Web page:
I tried about 12 or 13 years ago, working with a late investigative reporter named Maury Terry. He was in touch with Berkowitz regularly, and he said, “Carl would like to ask you some questions.”

At first, Berkowitz agreed, and we set it up. Then two weeks before the meeting, he backed out. And ever since then, he won’t talk. He’ll only talk about being born-again. He won’t talk about Son of Sam.

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You’ve said you believe that a woman shot you, and that Berkowitz didn’t act alone. Can you tell us more about that?
Yes. I put that information together over 15 years.

First, Harry Lipsig, who was a lawyer, was representing victims of the Son of Sam shootings to receive damages, and we were at a hearing to see what percentage of money was involved, and how it would be divided up. Lipsig kept saying other people were involved, it wasn’t just Berkowitz. Other people were involved in doing the shootings.

Then, in 1986, I read Maury Terry’s book, The Ultimate Evil. That really laid out a conspiracy, really clearly. In 1990, then, I met a retired ballistics detective who said it was probably not Berkowitz who shot me, but I don’t have more specifics from him than that.

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Why do you think, specifically, it wasn’t Berkowitz who shot you?
The fact that I’m still alive and that four or five large-caliber bullets were shot and only one bullet hit me makes me think whoever was shooting didn’t have very good aim or control of the gun.

In 1993, Maury Terry interviewed Berkowitz and asked him if somebody else shot me. Berkowitz said yes. Then he asked if it was a man. Berkowitz said no. So he asked if it was as a woman, and Berkowitz said, “I’d rather not say.” And that’s all he’d say.

In all, there are probably between 150 and 250 pieces of circumstantial evidence that point toward there being more than one shooter.

Related: Prison Pen Pals — True Crime Writer Amanda Howard On Her Collection Of Letters And Gifts From Serial Killers

Carl Denaro today [Courtesy Carl Denaro]

Carl Denaro today [Courtesy Carl Denaro]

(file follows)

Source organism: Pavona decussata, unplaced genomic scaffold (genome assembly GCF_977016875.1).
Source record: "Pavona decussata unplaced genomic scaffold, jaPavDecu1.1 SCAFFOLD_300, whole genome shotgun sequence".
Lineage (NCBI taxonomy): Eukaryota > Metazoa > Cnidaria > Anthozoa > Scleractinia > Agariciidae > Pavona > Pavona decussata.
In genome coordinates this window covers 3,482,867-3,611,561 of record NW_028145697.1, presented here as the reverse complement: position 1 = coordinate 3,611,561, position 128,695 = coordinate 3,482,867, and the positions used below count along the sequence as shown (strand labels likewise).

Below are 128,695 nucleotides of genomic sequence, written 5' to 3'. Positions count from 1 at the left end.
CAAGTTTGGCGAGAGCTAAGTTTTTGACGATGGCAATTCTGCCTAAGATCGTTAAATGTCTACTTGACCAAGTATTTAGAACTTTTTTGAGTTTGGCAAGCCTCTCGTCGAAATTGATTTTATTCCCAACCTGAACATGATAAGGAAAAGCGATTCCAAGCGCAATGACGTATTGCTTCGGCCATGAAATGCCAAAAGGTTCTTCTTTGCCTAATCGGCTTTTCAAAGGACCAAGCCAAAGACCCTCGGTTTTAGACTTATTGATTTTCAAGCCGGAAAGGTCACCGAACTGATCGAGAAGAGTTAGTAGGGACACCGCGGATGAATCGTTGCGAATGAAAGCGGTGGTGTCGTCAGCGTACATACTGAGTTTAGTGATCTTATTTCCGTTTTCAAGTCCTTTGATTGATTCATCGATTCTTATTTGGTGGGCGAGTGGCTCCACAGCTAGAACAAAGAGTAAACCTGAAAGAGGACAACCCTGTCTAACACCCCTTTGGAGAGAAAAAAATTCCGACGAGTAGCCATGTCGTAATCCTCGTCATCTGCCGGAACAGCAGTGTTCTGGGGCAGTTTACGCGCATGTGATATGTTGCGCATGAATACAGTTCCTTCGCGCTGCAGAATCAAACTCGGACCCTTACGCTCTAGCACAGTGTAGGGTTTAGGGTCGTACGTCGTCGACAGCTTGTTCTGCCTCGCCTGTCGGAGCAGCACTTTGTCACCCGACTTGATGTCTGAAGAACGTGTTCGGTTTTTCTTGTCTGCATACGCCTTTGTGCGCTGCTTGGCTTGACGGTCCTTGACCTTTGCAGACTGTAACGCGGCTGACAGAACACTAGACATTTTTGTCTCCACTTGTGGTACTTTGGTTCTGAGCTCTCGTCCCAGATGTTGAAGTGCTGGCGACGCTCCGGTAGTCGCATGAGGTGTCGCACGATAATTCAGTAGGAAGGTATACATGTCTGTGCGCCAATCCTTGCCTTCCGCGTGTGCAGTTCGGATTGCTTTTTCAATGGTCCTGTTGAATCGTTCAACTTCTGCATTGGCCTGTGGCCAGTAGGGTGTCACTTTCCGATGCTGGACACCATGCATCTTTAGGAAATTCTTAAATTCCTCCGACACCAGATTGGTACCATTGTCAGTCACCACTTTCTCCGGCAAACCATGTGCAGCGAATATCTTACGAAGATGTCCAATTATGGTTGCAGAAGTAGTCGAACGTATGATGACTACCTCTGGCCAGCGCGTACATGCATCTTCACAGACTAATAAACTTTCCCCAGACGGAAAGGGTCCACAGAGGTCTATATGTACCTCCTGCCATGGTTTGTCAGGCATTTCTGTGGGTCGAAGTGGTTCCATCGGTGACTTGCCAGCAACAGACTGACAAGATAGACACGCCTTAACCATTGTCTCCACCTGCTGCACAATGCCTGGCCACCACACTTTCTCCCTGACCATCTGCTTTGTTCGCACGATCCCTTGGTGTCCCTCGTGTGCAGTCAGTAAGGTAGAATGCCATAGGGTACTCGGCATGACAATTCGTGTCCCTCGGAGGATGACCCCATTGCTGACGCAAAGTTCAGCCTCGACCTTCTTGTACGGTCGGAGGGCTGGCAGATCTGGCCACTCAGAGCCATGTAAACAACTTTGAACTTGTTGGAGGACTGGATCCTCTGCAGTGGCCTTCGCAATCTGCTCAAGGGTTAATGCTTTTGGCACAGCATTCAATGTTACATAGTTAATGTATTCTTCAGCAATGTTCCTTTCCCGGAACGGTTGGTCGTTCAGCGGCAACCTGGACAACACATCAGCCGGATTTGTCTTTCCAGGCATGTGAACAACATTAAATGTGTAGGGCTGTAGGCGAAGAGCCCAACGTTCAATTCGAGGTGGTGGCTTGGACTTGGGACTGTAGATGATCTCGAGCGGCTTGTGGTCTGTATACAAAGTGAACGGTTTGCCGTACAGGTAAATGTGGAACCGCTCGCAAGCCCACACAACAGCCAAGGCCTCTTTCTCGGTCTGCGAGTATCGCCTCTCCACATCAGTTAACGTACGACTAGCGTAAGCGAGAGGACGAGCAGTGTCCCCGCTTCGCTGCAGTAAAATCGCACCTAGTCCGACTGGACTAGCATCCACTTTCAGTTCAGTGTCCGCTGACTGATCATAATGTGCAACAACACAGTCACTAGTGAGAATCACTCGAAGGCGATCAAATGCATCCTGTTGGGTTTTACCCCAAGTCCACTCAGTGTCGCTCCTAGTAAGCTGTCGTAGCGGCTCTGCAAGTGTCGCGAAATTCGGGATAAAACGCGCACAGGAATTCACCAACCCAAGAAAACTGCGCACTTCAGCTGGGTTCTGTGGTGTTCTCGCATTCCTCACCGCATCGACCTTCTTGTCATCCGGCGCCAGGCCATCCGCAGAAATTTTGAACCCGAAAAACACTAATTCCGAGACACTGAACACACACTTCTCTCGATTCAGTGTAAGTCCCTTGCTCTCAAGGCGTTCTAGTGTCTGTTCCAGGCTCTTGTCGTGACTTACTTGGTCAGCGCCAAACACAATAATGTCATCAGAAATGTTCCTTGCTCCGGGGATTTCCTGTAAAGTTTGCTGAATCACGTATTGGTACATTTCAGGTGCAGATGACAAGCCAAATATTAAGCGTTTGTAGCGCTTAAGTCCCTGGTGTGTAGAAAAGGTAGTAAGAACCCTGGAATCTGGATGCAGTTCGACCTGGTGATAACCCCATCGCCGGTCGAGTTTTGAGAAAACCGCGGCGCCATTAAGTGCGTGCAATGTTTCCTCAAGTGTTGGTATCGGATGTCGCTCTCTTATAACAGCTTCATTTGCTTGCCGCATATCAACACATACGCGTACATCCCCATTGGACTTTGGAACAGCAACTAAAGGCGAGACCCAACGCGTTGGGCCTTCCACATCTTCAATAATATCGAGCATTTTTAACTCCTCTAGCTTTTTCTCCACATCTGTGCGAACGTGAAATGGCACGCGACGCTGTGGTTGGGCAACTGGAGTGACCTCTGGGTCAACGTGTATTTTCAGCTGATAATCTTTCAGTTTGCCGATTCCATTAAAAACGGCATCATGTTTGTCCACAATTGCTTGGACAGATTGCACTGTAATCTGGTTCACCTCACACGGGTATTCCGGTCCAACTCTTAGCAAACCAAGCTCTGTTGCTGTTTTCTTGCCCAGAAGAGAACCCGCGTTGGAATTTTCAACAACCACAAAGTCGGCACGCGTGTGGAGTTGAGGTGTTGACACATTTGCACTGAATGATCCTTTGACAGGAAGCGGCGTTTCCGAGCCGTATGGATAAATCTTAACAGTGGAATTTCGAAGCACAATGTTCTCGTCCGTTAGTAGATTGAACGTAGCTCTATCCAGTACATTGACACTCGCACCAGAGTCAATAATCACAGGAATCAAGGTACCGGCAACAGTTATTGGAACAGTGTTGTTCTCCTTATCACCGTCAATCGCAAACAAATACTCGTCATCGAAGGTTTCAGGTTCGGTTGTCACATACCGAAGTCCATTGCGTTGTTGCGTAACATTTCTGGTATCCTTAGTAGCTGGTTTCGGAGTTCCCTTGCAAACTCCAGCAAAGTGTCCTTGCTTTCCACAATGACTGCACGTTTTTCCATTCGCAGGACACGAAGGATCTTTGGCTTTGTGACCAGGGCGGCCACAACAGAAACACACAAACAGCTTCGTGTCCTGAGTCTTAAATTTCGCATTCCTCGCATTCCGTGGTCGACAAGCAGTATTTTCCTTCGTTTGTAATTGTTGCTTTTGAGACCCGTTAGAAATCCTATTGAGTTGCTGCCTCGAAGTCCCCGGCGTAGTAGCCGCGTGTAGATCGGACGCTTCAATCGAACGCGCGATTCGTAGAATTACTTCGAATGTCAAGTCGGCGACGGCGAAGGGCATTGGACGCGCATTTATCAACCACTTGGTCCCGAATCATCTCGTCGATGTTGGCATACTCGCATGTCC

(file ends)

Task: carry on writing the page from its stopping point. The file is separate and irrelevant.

Obviously, this was a life-altering experience. In what ways do you think the attack changed your life?
Well, it changed things right away. I was enlisted in the Air Force, and I was scheduled to go in on October 28. I got shot on October 23. So, obviously, I couldn’t go in then.

My mother called the recruiter to explain the situation, and they said, “Well, seeing as how he’s in the hospital with a hole in his head, we’ll make a change.”

Related: A Look Back — Necrophiliac Serial Killer Joel Rifkin Arrested, Confessed To Killing 17 Victims

What changed?
I was hoping I’d get a deferment, and be able to go in six months later. Instead, they gave me an honorable discharge. So that ended my Air Force career. I was going in with the intention to study aerial photography — so it ended my Air Force career and my photography career.

When I was 20, I had dropped out of college, and I was just floundering. My uncle was in the Air Force, so I figured, “Why not?” So after joining, in my mind, I had my life mapped out, and it all changed right there. A year later, then, I was right back where I had been, looking for what to do next. So that was a big change, a really big change.

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What did you do next?
It took some time, but I was able to find a career. I worked for Merrill Lynch for 20 years, and in the telecommunications financing field for 30 years.

What are you up to now?
Well, I had a business that went under, so I have a job interview tomorrow, back in the telecommunications industry. Wish me luck!

Son of Sam: The Hunt for a Killer premieres on Saturday, August 5 at 9/8c.

Main photo: Carl Denaro (middle) in the seventies [Courtesy Carl Denaro]